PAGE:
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HAPPY EASTER!

Posted by Whitmore, March 23, 2008 08:23am | Post a Comment

Art Don't Sleep & Fania Records Present:

Posted by Gomez Comes Alive!, March 23, 2008 12:56am | Post a Comment
Art Don’t Sleep has been putting together some incredible shows over the last four years. Tonight was no exception. The show was a record release for San Francisco DJ Sake 1, who is part of the Fania Live CD series released by the newly reformed Fania Records. Los Angeles was blessed to hear a set from Sake 1, whose Fania Live release is the best of the series so far. Master percussionist Francisco Aguabella, now 83 years old and still going strong, followed Sake 1's set.  Aguabella's first set of Latin Jazz and Salsa kicked into high gear when Chuchito Valdez, piano virtuoso and son of the infamous Chucho Valdez joined in on the keyboards. His thunderous keyboard playing shook the audience out of their seats and on to the dance floor. After Aguabella's first set, the infamous Bobbito from New York went on the ones and two and rocked a great DJ set full of Fania classics and remixes by the likes of The Candela All Stars and others. I know Bobbito is a great Hip-Hop and Soul DJ so I was anxious to hear what he could do with Latin music. He did not disappoint.

The dance floor was full of all types, from the Salsaheads who look like they are in competition with each other to the Fania geeks like myself that have no Salsa dance skills whatsoever. I was better off snapping photos and having drinks. Salsa is tricky. Take a person who looks great dancing to Hip-Hop and R&B and put them on a Salsa dance floor.  Most of the time they look like they have to go to the bathroom.

I left the show before Aguabella's second set. I wish I could have stayed longer but that’s the pitfalls of working Sunday morning. I’m sure as I write this the show is still going strong.

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Dark Tide

Posted by phil blankenship, March 22, 2008 10:22pm | Post a Comment
 

Vidmark Entertainment VM 5913

Please Please Me

Posted by Whitmore, March 22, 2008 07:29pm | Post a Comment

45 years ago today,  March 22, 1963, the Beatles released their first album Please Please Me. This mono version was rush-released to the public in the UK to capitalize on the success of the hit single of the same name which had reached #2 on the charts. The album contained six cover songs, but more importantly it contained eight songs written by John Lennon and Paul McCartney. A stereo version of this album was later released in 1963 on April 26th.

In the U.S., most of the songs from Please Please Me were first released in 1964 on the Vee-Jay Records label on the renamed album Introducing The Beatles. And in 1965 a similar collection was issued once again on Capitol Records as The Early Beatles. The unexpurgated Please Please Me was not released in the U.S. until the Beatles catalog was released on CD in 1987.

Other than the singles and the flip sides of "Please Please Me" and "Love Me Do" (the Beatles' first single which had charted and reached #17 in the UK), all the other tracks were recorded in a marathon session on Monday, February 11th, 1963, at Abbey Road Studios. The Beatles, with George Martin producing, essentially recorded their live act in 9 hours and 45 minutes. The entire day's session cost around £400. And besides John, Paul, George Harrison and Ringo Starr playing their respective instruments, George Martin also played a little piano. The earlier tracks recorded the previous September and November had session player Andy White on drums, who has also recorded with the likes of Marlene Dietrich, Herman's Hermits, and Tom Jones.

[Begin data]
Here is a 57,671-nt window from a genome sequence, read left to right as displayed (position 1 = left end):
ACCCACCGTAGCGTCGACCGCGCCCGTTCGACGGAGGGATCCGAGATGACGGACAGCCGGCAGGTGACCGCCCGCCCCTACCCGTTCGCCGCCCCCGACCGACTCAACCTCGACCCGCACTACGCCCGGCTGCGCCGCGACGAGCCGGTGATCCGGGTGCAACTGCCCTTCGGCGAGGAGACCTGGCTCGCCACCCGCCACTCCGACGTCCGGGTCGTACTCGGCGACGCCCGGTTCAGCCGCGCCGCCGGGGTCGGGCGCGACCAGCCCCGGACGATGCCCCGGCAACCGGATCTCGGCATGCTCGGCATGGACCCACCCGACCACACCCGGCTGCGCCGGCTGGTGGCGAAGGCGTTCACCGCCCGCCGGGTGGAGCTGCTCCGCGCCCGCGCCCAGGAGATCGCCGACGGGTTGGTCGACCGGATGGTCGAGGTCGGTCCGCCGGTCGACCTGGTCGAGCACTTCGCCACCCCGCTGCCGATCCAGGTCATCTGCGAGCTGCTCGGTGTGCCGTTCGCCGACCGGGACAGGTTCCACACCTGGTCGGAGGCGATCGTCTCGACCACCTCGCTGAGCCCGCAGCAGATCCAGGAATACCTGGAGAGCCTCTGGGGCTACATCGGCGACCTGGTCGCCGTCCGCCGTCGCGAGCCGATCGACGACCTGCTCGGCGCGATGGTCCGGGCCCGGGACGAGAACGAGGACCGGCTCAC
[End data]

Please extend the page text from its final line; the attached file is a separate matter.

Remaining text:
The Darjeeling Limited: Style Over Substance

Posted by Miss Ess, March 21, 2008 08:37pm | Post a Comment
I must be in an overly cynical mood today. Regardless, I just finished watching Wes Anderson's The Darjeeling Limited, which has recently come out on DVD.

darjeeling limited wes anderson owen wilson jason schwartzman

This movie is yet another suitably quirky Anderson film. I'm all for directors who put their stamp on their pictures, especially when it's to the degree where you can tell who made it just by looking at a brief clip.  I'm also all for characters that are idiosyncratic and different. What I'm darjeeling limited jason schwartzman owen wilsontrying to say is, I really do like Wes Anderson, perhaps mostly because he doesn't make Julia Roberts movies. Ever. He has his own voice, and I applaud that.

That said, this movie was all style, no substance, which is what his movies sometimes can be, at their worst.

The Darjeeling Limited is built around a wonderful, interesting concept: Three adult American brothers unite in India to reconnect.  The brothers are, of course, suitably quirky togwyneth paltrow royal tenenbaums wes anderson the nth degree. They are played by Owen Wilson (Francis), Adrian Brody (Peter) and Jason Schwartzman (Jack). These oddball brothers are wealthy enough to stay endlessly at gorgeous Parisian hotels, tear up their return tickets from India and carry an Ipod with a speaker dock all through their Indian trip by train/bus/bike/etc, but they are duly pained by their father's death and their mother's negligence. It was difficult for me to invest myself in their story-- they come off as exceedingly self absorbed, and while thdarjeeling limited aiden brody owen wilson jason schwartzmanat may have worked for Margot Tenenbaum (in Anderson's highly enjoyable The Royal Tenenbaums), she was not filmed interacting with locals throughout third world India-- rather, she appeared in her natural environment of upper class New York City. The characters here seemed to have permanently down turned, achingly sad eyes, overly glorified by many closeups and slow pans. Oh, the pain of great wealth and great luggage!

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